The Governor may soon have to write a letter to the Chancellor apologising for the high rate of inflation and saying what if anything he needs to do about it. In a way it should be the Chancellor writing to the Governor, as the Treasury has been at the bottom of the economic mistakes that have led us to higher inflation, and the Treasury has had more power than the Bank in many of the important matters which guide our economy.
The Governor, in an honest letter, would say:
I am writing to report that inflation is now above 3%. This has come about because we held interest rates too low in the period 2004-6, allowing a credit bubble to emerge. The governmentâ€™s decision to switch target from RPI to CPI made our task more difficult, as the CPI at the time was lower than the RPI, and has since proved to be a very poor indicator of the overall inflation people are experiencing in their daily budgets. Indeed the gap between RPI and CPI has got larger, meaning our failure on inflation as measured by the old target is worse. We felt we had to respond to a lower, easier target once set.
The governmentâ€™s love of PFI/PPP off balance sheet liabilities and its rapid expansion of public spending and borrowing made conditions far looser in credit markets than was desirable, but we did not feel we could take full action to offset the governmentâ€™s own wish to expand borrowing so rapidly. We felt the Treasury clearly had good policy reasons for wanting to increase public sector costs and the size of the public sector as much as it did. It was not for us to try to throttle the economy with very high interest rates to offset this huge public sector expansion. I accept that this was wrong in retrospect.
We were also wrong to keep the markets so illiquid in August and September last year leading to the run on Northern Rock. Our options have now been narrowed by the decision to nationalise Northern Rock. This has proved expensive to the taxpayer, boosting public spending still more, and has meant thanks to EU competition law that we are having to run down a leading mortgage bank at a time of mortgage famine and credit squeeze.
What should we now do? The Bankâ€™s options are very limited. If we chase the historic inflation with higher interest rates we will make the credit crunch worse, and cause a sharper slowdown or a recession which seems a bad idea. If we take no action commentators may well say we are neglecting the high and persistent inflationary problem. This is mainly the result now of excess liquidity elsewhere in the world creating strong upward pressure on commodity prices. There is little sign of this spilling over into wage increases at home which would give another twist to the inflationary spiral. In due course it is quite possible the speculative froth in commodities will be corrected and ease the inflationary impact.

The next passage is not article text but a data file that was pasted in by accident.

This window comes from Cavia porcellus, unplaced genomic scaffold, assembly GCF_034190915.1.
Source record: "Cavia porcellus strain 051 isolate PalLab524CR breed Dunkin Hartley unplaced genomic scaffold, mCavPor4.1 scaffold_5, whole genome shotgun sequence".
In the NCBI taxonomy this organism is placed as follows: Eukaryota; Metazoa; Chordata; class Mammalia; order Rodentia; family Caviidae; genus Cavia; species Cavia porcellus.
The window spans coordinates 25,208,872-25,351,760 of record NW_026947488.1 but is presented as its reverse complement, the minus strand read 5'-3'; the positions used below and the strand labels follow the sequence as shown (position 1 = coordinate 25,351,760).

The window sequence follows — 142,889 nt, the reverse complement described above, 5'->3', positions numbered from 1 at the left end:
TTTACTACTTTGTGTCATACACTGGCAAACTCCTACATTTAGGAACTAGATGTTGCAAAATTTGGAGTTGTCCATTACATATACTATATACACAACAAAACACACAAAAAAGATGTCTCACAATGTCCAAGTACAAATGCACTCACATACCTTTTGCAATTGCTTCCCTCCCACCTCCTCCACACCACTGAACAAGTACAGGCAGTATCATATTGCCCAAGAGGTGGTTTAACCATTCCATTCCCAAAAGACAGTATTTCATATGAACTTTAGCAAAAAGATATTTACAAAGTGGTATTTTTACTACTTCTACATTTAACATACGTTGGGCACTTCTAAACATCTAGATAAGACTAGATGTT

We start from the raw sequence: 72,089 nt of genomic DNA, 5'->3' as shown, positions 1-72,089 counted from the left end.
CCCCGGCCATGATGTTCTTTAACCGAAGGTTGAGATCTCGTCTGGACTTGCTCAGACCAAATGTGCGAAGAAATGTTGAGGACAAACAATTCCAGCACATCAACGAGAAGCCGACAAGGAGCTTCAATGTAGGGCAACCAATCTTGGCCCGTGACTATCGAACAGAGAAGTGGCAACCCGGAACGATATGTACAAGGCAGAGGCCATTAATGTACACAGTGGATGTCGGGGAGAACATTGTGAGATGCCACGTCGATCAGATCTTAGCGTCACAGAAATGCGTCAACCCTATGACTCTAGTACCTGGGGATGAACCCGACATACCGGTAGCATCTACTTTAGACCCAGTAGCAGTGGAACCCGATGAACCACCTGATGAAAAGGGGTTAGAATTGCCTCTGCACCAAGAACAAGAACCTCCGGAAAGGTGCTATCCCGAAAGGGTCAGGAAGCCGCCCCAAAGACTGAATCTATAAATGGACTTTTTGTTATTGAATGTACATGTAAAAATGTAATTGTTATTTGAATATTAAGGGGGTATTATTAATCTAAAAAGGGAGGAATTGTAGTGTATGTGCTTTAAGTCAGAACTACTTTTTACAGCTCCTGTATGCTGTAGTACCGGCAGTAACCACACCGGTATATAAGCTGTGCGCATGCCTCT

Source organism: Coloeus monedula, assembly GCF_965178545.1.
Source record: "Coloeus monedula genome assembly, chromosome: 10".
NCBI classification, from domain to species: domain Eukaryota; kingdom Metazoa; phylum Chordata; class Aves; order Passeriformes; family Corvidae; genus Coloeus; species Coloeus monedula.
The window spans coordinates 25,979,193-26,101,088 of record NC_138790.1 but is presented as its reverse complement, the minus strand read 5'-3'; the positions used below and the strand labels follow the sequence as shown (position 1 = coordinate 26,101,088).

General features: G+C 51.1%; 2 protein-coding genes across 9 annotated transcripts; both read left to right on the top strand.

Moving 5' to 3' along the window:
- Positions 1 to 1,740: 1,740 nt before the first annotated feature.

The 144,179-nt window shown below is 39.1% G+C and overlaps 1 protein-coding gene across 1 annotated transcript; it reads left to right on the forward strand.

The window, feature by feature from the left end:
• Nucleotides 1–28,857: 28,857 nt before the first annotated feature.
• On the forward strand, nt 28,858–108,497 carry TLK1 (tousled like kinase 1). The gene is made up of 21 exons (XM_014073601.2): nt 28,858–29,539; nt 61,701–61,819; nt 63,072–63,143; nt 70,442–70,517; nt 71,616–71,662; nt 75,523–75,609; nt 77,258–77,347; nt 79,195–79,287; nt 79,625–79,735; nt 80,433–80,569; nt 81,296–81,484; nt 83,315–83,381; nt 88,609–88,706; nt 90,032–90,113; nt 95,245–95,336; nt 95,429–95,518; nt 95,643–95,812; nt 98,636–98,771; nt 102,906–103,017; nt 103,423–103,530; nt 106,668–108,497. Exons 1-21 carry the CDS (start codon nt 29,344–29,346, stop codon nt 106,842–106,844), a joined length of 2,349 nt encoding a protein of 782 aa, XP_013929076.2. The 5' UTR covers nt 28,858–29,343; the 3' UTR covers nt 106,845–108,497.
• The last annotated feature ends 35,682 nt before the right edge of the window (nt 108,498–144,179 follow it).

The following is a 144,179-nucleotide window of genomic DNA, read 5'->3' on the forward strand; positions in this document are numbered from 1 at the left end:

However, it is unfair that all the pressure of adjustment to harder times is currently falling on the private sector, with housing and property at the eye of the storm. I am very conscious of the government’s ambitions and high targets for new housebuilding, which are currently unrealistic. If the government wishes to rebalance the economy and ease some of the unreasonable pressure on property and finance it needs to reduce its own claims on the economy. I suggest the government redoubles its efforts, begun with the Gershon Report, to eliminate waste and less desirable spending from the large public sector, to help the adjustment . I would be happy to assist with this process, and can see many easy targets.
An honest Chancellor would write back:
Thank you for your letter. I agree we have made mistakes together, and we need to reform our system for inflation control. I wish to discuss with you strengthening the role of the Bank in managing the money markets by restoring powers to you to monitor the clearing banks day by day and to run the government debt. Like you, I now realise the Northern Rock decisions were not well made, and we need to be careful how quickly we run the business off.
The government is concerned about the state of the housing market. We see now that getting prices down to make housing more affordable does not allow more people to buy if the mortgage market has dried up. Nor does it help if people generally decide to sit tight rather than change their houses, as it limits choice and increases the number of families living in less suitable accommodation.
It will not be easy with colleagues, but I do see the force of your argument that too much of the adjustment is being taken by the private sector in general, and by the property and mortgage sector in particular. I think there is scope to reduce public spending without in any way damaging services. You are right in hinting that public sector efficiency and productivity can and should be raised. I will take your letter to Cabinet along with spending suggestions the Chief Secretary has been preparing on a contingent basis and see what we can achieve.
I agree with you that putting up interest rates now would be an inappropriate knee jerk response. I just hope you are right and that commodity prices start to subside. It will be uncomfortable to live through much more of this commodity boom, but I see no alternative that is less damaging to UK jobs and output.